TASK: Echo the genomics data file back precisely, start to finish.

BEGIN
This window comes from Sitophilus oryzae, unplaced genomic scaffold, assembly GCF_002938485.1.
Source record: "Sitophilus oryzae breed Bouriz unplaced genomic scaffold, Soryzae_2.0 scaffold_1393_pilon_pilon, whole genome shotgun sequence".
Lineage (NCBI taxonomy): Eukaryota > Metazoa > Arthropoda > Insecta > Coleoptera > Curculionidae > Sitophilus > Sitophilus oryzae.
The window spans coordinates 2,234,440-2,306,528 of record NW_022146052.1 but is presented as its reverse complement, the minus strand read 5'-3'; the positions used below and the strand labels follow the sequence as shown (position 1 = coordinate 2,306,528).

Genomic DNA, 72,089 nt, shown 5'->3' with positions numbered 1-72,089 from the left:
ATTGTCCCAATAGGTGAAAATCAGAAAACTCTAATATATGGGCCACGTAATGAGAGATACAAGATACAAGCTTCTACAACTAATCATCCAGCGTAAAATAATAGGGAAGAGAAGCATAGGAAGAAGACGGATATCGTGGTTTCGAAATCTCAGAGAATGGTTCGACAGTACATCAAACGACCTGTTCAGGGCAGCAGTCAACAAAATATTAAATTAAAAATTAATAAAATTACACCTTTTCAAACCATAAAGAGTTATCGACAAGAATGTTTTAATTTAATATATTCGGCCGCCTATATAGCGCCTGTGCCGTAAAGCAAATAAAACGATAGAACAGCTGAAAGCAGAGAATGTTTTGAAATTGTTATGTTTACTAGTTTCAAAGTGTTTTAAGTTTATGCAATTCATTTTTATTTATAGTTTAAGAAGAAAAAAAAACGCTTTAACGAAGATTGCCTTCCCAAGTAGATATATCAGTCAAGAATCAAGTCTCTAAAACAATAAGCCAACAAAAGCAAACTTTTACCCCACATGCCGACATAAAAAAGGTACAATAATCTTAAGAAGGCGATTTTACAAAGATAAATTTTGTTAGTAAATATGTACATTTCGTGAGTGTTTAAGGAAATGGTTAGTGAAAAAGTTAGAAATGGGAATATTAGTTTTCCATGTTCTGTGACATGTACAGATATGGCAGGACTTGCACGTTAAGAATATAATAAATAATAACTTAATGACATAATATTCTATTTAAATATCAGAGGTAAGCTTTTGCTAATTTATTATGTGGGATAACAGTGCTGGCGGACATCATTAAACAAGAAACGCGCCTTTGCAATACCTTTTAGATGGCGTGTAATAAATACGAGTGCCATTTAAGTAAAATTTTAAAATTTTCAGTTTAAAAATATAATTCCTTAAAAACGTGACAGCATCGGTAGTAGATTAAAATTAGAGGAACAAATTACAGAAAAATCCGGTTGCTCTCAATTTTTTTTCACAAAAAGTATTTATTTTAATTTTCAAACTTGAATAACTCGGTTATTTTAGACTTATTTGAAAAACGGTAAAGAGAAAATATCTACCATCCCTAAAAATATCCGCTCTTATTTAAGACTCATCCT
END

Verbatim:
This window comes from Sitophilus oryzae, unplaced genomic scaffold, assembly GCF_002938485.1.
Source record: "Sitophilus oryzae breed Bouriz unplaced genomic scaffold, Soryzae_2.0 scaffold_1393_pilon_pilon, whole genome shotgun sequence".
Lineage (NCBI taxonomy): Eukaryota > Metazoa > Arthropoda > Insecta > Coleoptera > Curculionidae > Sitophilus > Sitophilus oryzae.
The window spans coordinates 2,234,440-2,306,528 of record NW_022146052.1 but is presented as its reverse complement, the minus strand read 5'-3'; the positions used below and the strand labels follow the sequence as shown (position 1 = coordinate 2,306,528).

Genomic DNA, 72,089 nt, shown 5'->3' with positions numbered 1-72,089 from the left:
ATTGTCCCAATAGGTGAAAATCAGAAAACTCTAATATATGGGCCACGTAATGAGAGATACAAGATACAAGCTTCTACAACTAATCATCCAGCGTAAAATAATAGGGAAGAGAAGCATAGGAAGAAGACGGATATCGTGGTTTCGAAATCTCAGAGAATGGTTCGACAGTACATCAAACGACCTGTTCAGGGCAGCAGTCAACAAAATATTAAATTAAAAATTAATAAAATTACACCTTTTCAAACCATAAAGAGTTATCGACAAGAATGTTTTAATTTAATATATTCGGCCGCCTATATAGCGCCTGTGCCGTAAAGCAAATAAAACGATAGAACAGCTGAAAGCAGAGAATGTTTTGAAATTGTTATGTTTACTAGTTTCAAAGTGTTTTAAGTTTATGCAATTCATTTTTATTTATAGTTTAAGAAGAAAAAAAAACGCTTTAACGAAGATTGCCTTCCCAAGTAGATATATCAGTCAAGAATCAAGTCTCTAAAACAATAAGCCAACAAAAGCAAACTTTTACCCCACATGCCGACATAAAAAAGGTACAATAATCTTAAGAAGGCGATTTTACAAAGATAAATTTTGTTAGTAAATATGTACATTTCGTGAGTGTTTAAGGAAATGGTTAGTGAAAAAGTTAGAAATGGGAATATTAGTTTTCCATGTTCTGTGACATGTACAGATATGGCAGGACTTGCACGTTAAGAATATAATAAATAATAACTTAATGACATAATATTCTATTTAAATATCAGAGGTAAGCTTTTGCTAATTTATTATGTGGGATAACAGTGCTGGCGGACATCATTAAACAAGAAACGCGCCTTTGCAATACCTTTTAGATGGCGTGTAATAAATACGAGTGCCATTTAAGTAAAATTTTAAAATTTTCAGTTTAAAAATATAATTCCTTAAAAACGTGACAGCATCGGTAGTAGATTAAAATTAGAGGAACAAATTACAGAAAAATCCGGTTGCTCTCAATTTTTTTTCACAAAAAGTATTTATTTTAATTTTCAAACTTGAATAACTCGGTTATTTTAGACTTATTTGAAAAACGGTAAAGAGAAAATATCTACCATCCCTAAAAATATCCGCTCTTATTTAAGACTCATCCT